In the States, my son’s private school cost almost $10,000/year. In France, he’s attending an excellent private school for €1,100/year (about $1,400 US). And if he were in public school, it would be free.
Ok, taxes are significantly higher in France. Without doing all the math, at best I’m coming out ahead. At worst, it’s a wash.
What about quality? My experience so far has been that France’s healthcare providers are very knowledgable. In fact, I’ve been impressed. I’ve learned some things about my own conditions that were never told to me by a US doctor. I’ve taken some over-the-counter meds that worked far better than anything I had tried in the US. And I’ve never waited more than 15 minutes to see a doctor or get an x-ray (and the results of the x-ray were ready next day). I should also mention that going to a pharmacy here is almost like going to a doctor. Pharmacies here (unlike grocery stores) are well-staffed and the personnel are very knowledgable and helpful. Tell them your symptoms and they’ll offer you relief, as long as it doesn’t require a prescription, of course.
As far as the private school my son is attending, well, I can’t say enough about the high quality and the progressive and proactive philosophy of the school. Every student is required to have an iPad. Teachers send them notes to their iPad to reference in class and some of the textbooks are on iPad rather than hardcopy. I love it, and so does he. The students take notes on their iPads and then can share their class notes easily. Teachers encourage this. It helps them all have a better understanding of the material.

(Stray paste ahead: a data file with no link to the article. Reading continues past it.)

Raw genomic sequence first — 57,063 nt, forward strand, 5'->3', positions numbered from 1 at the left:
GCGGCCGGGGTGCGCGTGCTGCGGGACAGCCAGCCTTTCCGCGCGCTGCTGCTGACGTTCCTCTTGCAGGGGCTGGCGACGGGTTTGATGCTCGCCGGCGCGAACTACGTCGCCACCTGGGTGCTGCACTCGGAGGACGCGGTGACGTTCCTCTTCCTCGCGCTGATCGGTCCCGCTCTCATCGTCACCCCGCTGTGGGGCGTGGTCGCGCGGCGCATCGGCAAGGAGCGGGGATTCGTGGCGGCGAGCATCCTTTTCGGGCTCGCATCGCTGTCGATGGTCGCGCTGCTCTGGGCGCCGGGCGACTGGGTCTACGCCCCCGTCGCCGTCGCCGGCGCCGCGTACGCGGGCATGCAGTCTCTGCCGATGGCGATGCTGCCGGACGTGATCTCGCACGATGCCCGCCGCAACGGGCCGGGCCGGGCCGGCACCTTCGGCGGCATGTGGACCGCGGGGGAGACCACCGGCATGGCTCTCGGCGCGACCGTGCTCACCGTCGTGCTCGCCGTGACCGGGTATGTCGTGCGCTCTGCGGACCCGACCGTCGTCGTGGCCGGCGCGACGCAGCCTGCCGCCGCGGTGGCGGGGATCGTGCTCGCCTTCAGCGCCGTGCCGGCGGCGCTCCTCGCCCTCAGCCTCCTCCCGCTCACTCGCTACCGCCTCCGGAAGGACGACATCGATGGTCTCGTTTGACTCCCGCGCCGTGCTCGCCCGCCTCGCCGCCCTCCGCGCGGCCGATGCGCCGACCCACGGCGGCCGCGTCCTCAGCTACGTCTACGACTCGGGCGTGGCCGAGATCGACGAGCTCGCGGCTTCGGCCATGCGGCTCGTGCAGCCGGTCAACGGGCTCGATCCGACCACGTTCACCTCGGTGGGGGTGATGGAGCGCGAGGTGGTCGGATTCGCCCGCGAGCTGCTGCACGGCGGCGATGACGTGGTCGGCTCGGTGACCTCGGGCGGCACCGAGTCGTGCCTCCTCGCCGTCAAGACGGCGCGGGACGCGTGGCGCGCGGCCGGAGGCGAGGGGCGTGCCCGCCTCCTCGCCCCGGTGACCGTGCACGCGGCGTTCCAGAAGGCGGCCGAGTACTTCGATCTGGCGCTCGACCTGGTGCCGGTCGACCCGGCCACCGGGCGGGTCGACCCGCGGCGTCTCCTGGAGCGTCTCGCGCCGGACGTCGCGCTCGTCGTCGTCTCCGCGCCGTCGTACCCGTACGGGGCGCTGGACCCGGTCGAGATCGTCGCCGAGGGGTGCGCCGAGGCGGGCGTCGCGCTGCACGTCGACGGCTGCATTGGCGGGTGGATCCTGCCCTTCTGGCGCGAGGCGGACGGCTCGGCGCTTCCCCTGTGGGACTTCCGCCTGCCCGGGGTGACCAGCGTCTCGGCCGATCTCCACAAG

My purpose is not to say that one country offers better than another. They’re different. Our choices are different. Our experiences are different.
And our differences are what make us interesting.
Thanks to Catherine for that great post. See Catherine’s blog.
I made the first inquiry in March about how to get my son enrolled in high school in France. They told me to call back the end of August.
They weren’t kidding. August 30 is when everything opened back up after the summer holidays, and school started just a few days later. So I thought a visit to the school, a few papers, and within a few days he’s ready to go to French school.
No, I didn’t really think that. This is Southern France.
During August the entire country (I exaggerate only slightly) is on holiday and nearly everything that resembles administration of any kind is closed. With school only a few weeks away, I was surprised and frustrated that I could not find one person available to answer questions about where to start–until Aug. 30. And then there was an exam to be taken to determine his level. The exam was scheduled for Sept. 14. School started Sept. 5.
Yep. Thats about how it goes here. I mean why should I expect that he would start school on the first day? much less in the first week? Because after the exam, then they have to find a school. Oh, yes. It’s not as simple as going to the local high school.